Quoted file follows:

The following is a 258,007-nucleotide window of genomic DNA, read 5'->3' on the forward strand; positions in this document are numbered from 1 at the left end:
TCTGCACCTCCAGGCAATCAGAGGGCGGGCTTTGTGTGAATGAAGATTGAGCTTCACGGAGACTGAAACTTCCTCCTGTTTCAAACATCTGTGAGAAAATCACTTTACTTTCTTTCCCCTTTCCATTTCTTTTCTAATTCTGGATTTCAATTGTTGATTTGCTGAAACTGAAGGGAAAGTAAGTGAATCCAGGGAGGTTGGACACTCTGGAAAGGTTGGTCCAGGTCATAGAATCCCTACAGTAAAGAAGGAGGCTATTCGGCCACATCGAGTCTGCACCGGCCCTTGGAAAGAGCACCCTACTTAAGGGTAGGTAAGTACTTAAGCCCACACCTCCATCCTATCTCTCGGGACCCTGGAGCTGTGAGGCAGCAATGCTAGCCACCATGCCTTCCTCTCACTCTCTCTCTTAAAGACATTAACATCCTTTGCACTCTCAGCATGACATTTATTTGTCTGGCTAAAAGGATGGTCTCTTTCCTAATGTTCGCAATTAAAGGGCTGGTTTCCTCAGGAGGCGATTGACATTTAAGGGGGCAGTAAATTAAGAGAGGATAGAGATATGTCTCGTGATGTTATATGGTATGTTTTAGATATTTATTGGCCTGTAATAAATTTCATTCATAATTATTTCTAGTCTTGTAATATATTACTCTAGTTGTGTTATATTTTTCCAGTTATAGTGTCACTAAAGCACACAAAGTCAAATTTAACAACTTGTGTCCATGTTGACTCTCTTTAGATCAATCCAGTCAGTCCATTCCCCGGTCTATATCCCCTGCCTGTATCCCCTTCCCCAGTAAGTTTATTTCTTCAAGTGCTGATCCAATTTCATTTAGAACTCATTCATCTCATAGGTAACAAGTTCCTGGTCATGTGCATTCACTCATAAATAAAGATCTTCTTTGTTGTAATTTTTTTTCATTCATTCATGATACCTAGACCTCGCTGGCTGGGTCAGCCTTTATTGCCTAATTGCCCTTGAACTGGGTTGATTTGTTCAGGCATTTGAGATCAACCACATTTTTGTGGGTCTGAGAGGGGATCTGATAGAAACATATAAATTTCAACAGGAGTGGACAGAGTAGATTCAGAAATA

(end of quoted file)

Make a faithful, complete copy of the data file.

The following is a 258,007-nucleotide window of genomic DNA, read 5'->3' on the forward strand; positions in this document are numbered from 1 at the left end:
TCTGCACCTCCAGGCAATCAGAGGGCGGGCTTTGTGTGAATGAAGATTGAGCTTCACGGAGACTGAAACTTCCTCCTGTTTCAAACATCTGTGAGAAAATCACTTTACTTTCTTTCCCCTTTCCATTTCTTTTCTAATTCTGGATTTCAATTGTTGATTTGCTGAAACTGAAGGGAAAGTAAGTGAATCCAGGGAGGTTGGACACTCTGGAAAGGTTGGTCCAGGTCATAGAATCCCTACAGTAAAGAAGGAGGCTATTCGGCCACATCGAGTCTGCACCGGCCCTTGGAAAGAGCACCCTACTTAAGGGTAGGTAAGTACTTAAGCCCACACCTCCATCCTATCTCTCGGGACCCTGGAGCTGTGAGGCAGCAATGCTAGCCACCATGCCTTCCTCTCACTCTCTCTCTTAAAGACATTAACATCCTTTGCACTCTCAGCATGACATTTATTTGTCTGGCTAAAAGGATGGTCTCTTTCCTAATGTTCGCAATTAAAGGGCTGGTTTCCTCAGGAGGCGATTGACATTTAAGGGGGCAGTAAATTAAGAGAGGATAGAGATATGTCTCGTGATGTTATATGGTATGTTTTAGATATTTATTGGCCTGTAATAAATTTCATTCATAATTATTTCTAGTCTTGTAATATATTACTCTAGTTGTGTTATATTTTTCCAGTTATAGTGTCACTAAAGCACACAAAGTCAAATTTAACAACTTGTGTCCATGTTGACTCTCTTTAGATCAATCCAGTCAGTCCATTCCCCGGTCTATATCCCCTGCCTGTATCCCCTTCCCCAGTAAGTTTATTTCTTCAAGTGCTGATCCAATTTCATTTAGAACTCATTCATCTCATAGGTAACAAGTTCCTGGTCATGTGCATTCACTCATAAATAAAGATCTTCTTTGTTGTAATTTTTTTTCATTCATTCATGATACCTAGACCTCGCTGGCTGGGTCAGCCTTTATTGCCTAATTGCCCTTGAACTGGGTTGATTTGTTCAGGCATTTGAGATCAACCACATTTTTGTGGGTCTGAGAGGGGATCTGATAGAAACATATAAATTTCAACAGGAGTGGACAGAGTAGATTCAGAAATA